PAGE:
An Interview with Artist, Author and Illustrator Miles Hyman
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A native Vermonter, Miles Hyman lives and works in France and is an artist, author and illustrator. He creates images for book covers and magazines, and illustrates and writes graphic novels, working on both sides of the Atlantic with publishers and the media including Gallimard, Actes Sud, Denoël, Casterman, FSG, Knopf, Viking, Chronicle Books, Libération, Le Monde, The New York Times, and The New Yorker magazine. He is also the grandson of the author Shirley Jackson, and in 2016 he adapted her spine-chilling masterpiece, the short story "The Lottery" into graphic novel form. This month, the graphic novel Le Coup de Prague (The Prague Coup), he co-authored with Jean-Luc Fromental was published in French, inspired by the time Graham Greene spent in post-war Vienna researching the film script for The Third Man. Hyman kindly answered questions about his grandparents, his work, and his sense of aesthetic as an American living in France:
I read that both your paternal grandparents were obsessive book collectors, with an estimated 100,000 books. Did you grow up around books?
Yes indeed, and I certainly remember those books! They left quite an impression on me. There were all sorts; from scholarly works about myth, ritual and history to recent titles my grandfather would have reviewed for The New Yorker where he was a literary critic in the 1950s and 60s. The more mainstream literary works were mixed in with thousands of hard-boiled detective novels, as my grandparents were also great consumers of pulp fiction. They were complex people, at once scholars and vigorous mid-century bon-vivants; both loved jazz and a good cocktail party!
As a child I recall being struck by the sheer abundance of books in my grandparents’ house, shelved along the walls, standing in piles here and there, covering tabletops. My grandfather passed away when I was eight years old and most of those books subsequently ended up at our house in Vermont. The important ones took up residence in the bookshelves in our living room. The others went to the old wood barn behind the house, transforming it into a dark grotto of dime-store thrillers where for years I would play surrounded by tattered paperbacks by Mickey Spillane, Raymond Chandler and Dashiell Hammett, illustrated with harrowing covers that would inspire me in years to come when I had the opportunity to design covers for the French detective series Le Poulpe.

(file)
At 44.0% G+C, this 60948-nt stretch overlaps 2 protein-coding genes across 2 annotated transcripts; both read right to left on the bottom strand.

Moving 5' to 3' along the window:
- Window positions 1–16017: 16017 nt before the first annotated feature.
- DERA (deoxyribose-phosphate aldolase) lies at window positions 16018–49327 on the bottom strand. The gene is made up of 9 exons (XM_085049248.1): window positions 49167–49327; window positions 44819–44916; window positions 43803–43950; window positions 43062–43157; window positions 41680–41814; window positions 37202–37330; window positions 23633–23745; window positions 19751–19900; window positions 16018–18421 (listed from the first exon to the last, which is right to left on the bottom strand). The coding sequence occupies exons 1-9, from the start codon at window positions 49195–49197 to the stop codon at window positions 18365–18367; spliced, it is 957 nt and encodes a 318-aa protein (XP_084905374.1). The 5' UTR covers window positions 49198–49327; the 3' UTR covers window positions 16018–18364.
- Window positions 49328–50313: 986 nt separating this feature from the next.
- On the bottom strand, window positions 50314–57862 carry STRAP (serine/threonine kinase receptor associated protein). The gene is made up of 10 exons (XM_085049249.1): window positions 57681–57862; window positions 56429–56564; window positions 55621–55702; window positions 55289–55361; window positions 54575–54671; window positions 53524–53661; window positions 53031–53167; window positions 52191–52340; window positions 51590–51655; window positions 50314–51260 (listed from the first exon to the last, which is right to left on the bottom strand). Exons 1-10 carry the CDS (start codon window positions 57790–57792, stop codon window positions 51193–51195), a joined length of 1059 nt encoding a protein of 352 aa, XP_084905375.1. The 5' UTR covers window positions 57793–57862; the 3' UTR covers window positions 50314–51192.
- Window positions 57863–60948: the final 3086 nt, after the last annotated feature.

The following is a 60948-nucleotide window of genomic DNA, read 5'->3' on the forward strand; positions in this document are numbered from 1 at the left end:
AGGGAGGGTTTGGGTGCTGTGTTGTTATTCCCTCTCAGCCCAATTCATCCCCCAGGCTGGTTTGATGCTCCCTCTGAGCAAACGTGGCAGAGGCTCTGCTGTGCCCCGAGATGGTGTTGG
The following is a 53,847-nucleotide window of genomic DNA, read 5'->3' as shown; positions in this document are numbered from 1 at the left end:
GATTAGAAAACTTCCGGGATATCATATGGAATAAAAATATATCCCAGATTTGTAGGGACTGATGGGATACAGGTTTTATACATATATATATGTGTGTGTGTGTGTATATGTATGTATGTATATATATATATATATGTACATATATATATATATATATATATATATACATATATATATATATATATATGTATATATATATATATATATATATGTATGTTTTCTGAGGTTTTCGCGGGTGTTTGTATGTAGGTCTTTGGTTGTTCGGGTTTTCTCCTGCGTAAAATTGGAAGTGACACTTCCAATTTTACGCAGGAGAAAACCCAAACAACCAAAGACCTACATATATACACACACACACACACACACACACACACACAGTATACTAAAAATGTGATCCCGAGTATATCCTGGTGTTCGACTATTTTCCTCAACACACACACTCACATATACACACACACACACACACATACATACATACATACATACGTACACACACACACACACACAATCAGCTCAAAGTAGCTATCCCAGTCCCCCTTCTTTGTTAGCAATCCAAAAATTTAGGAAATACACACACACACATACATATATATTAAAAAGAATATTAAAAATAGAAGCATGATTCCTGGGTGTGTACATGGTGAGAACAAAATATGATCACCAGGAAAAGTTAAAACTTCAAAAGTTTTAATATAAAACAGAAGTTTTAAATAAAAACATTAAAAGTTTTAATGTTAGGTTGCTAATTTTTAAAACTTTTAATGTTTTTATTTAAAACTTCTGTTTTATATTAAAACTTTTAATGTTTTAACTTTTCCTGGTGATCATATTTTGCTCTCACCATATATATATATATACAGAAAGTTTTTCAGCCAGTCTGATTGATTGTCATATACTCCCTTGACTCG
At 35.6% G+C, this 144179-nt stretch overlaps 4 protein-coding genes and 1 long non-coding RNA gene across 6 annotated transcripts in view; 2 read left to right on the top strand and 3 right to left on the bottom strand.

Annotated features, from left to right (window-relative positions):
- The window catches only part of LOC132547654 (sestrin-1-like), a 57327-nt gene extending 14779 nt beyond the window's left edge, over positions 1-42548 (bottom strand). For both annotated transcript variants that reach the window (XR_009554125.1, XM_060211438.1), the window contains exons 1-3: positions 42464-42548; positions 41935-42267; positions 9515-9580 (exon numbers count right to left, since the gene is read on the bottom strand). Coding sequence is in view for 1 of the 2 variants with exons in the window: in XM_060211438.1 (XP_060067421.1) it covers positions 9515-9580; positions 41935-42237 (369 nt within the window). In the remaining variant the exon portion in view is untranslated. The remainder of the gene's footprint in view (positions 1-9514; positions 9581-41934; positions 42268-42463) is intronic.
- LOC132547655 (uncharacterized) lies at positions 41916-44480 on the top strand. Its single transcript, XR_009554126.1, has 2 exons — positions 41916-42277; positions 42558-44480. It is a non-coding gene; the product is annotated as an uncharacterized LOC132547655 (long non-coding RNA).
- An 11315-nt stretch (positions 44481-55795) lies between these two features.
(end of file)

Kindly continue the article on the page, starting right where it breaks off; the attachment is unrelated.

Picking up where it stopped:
Although she passed away when you were three, was your grandmother, Shirley Jackson, very present in your life—was a conscious effort made for her to be remembered and her work known by her grandchildren?
My father was always fairly discrete about his mother's work, figuring that we'd discover it on our own when the time came. Most of the conversations about my grandparents would focus on their habits and traditions, their boisterous social lives and the colorful anecdotes surrounding their parties and poker games. I do remember that he would occasionally read to us from her lighter fiction, such as her domestic stories, collected in Raising Demons and Life Among the Savages -- entertaining riffs on family life, permeated with that wry 1950's humour that is so characteristic of her work. As a child, I remember being thrilled by my grandmother's short story "Charles" a fictionalized anecdote about my father's mischievous antics as a young boy. In retrospect, I expect that story appealed to me for other reasons: it seemed to open a window onto what daily interactions between my father and his own parents might have been like, and as a young person this was infinitely fascinating to me. Perhaps that short story encouraged me, very early on, to see how fiction could bring otherwise inaccessible events to life, giving them a sort of imaginary substance.